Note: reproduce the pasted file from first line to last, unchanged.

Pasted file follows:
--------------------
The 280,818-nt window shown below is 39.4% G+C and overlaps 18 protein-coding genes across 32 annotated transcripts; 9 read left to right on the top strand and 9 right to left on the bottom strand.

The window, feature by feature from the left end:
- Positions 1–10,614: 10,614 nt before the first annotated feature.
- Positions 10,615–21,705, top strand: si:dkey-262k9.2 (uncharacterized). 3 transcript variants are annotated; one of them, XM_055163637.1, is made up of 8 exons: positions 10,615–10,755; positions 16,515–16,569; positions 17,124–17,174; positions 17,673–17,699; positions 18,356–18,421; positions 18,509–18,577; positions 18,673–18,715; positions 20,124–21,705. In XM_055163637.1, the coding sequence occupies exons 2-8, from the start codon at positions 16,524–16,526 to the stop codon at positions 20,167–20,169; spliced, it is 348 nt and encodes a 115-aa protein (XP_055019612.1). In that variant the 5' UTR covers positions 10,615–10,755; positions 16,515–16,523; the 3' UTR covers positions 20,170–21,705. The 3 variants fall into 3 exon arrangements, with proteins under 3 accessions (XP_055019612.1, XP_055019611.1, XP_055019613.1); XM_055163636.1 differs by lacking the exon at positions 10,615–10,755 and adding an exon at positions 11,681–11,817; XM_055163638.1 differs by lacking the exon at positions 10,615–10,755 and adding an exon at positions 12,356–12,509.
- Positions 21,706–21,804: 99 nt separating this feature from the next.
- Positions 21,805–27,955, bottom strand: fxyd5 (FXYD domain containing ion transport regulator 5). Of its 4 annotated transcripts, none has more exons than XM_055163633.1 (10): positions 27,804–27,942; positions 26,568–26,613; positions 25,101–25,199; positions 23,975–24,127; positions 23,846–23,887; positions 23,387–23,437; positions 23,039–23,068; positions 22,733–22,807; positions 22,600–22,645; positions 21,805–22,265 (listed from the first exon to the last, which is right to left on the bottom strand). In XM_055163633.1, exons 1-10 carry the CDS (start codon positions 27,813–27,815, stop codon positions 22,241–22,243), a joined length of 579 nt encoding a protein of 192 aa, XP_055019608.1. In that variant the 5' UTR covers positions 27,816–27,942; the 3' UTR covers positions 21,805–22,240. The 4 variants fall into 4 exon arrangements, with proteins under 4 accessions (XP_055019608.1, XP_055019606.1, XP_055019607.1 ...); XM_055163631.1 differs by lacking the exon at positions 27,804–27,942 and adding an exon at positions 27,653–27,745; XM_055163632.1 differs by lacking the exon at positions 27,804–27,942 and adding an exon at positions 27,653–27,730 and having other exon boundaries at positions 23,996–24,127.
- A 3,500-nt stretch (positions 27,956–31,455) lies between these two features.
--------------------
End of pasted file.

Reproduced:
The 280,818-nt window shown below is 39.4% G+C and overlaps 18 protein-coding genes across 32 annotated transcripts; 9 read left to right on the top strand and 9 right to left on the bottom strand.

The window, feature by feature from the left end:
- Positions 1–10,614: 10,614 nt before the first annotated feature.
- Positions 10,615–21,705, top strand: si:dkey-262k9.2 (uncharacterized). 3 transcript variants are annotated; one of them, XM_055163637.1, is made up of 8 exons: positions 10,615–10,755; positions 16,515–16,569; positions 17,124–17,174; positions 17,673–17,699; positions 18,356–18,421; positions 18,509–18,577; positions 18,673–18,715; positions 20,124–21,705. In XM_055163637.1, the coding sequence occupies exons 2-8, from the start codon at positions 16,524–16,526 to the stop codon at positions 20,167–20,169; spliced, it is 348 nt and encodes a 115-aa protein (XP_055019612.1). In that variant the 5' UTR covers positions 10,615–10,755; positions 16,515–16,523; the 3' UTR covers positions 20,170–21,705. The 3 variants fall into 3 exon arrangements, with proteins under 3 accessions (XP_055019612.1, XP_055019611.1, XP_055019613.1); XM_055163636.1 differs by lacking the exon at positions 10,615–10,755 and adding an exon at positions 11,681–11,817; XM_055163638.1 differs by lacking the exon at positions 10,615–10,755 and adding an exon at positions 12,356–12,509.
- Positions 21,706–21,804: 99 nt separating this feature from the next.
- Positions 21,805–27,955, bottom strand: fxyd5 (FXYD domain containing ion transport regulator 5). Of its 4 annotated transcripts, none has more exons than XM_055163633.1 (10): positions 27,804–27,942; positions 26,568–26,613; positions 25,101–25,199; positions 23,975–24,127; positions 23,846–23,887; positions 23,387–23,437; positions 23,039–23,068; positions 22,733–22,807; positions 22,600–22,645; positions 21,805–22,265 (listed from the first exon to the last, which is right to left on the bottom strand). In XM_055163633.1, exons 1-10 carry the CDS (start codon positions 27,813–27,815, stop codon positions 22,241–22,243), a joined length of 579 nt encoding a protein of 192 aa, XP_055019608.1. In that variant the 5' UTR covers positions 27,816–27,942; the 3' UTR covers positions 21,805–22,240. The 4 variants fall into 4 exon arrangements, with proteins under 4 accessions (XP_055019608.1, XP_055019606.1, XP_055019607.1 ...); XM_055163631.1 differs by lacking the exon at positions 27,804–27,942 and adding an exon at positions 27,653–27,745; XM_055163632.1 differs by lacking the exon at positions 27,804–27,942 and adding an exon at positions 27,653–27,730 and having other exon boundaries at positions 23,996–24,127.
- A 3,500-nt stretch (positions 27,956–31,455) lies between these two features.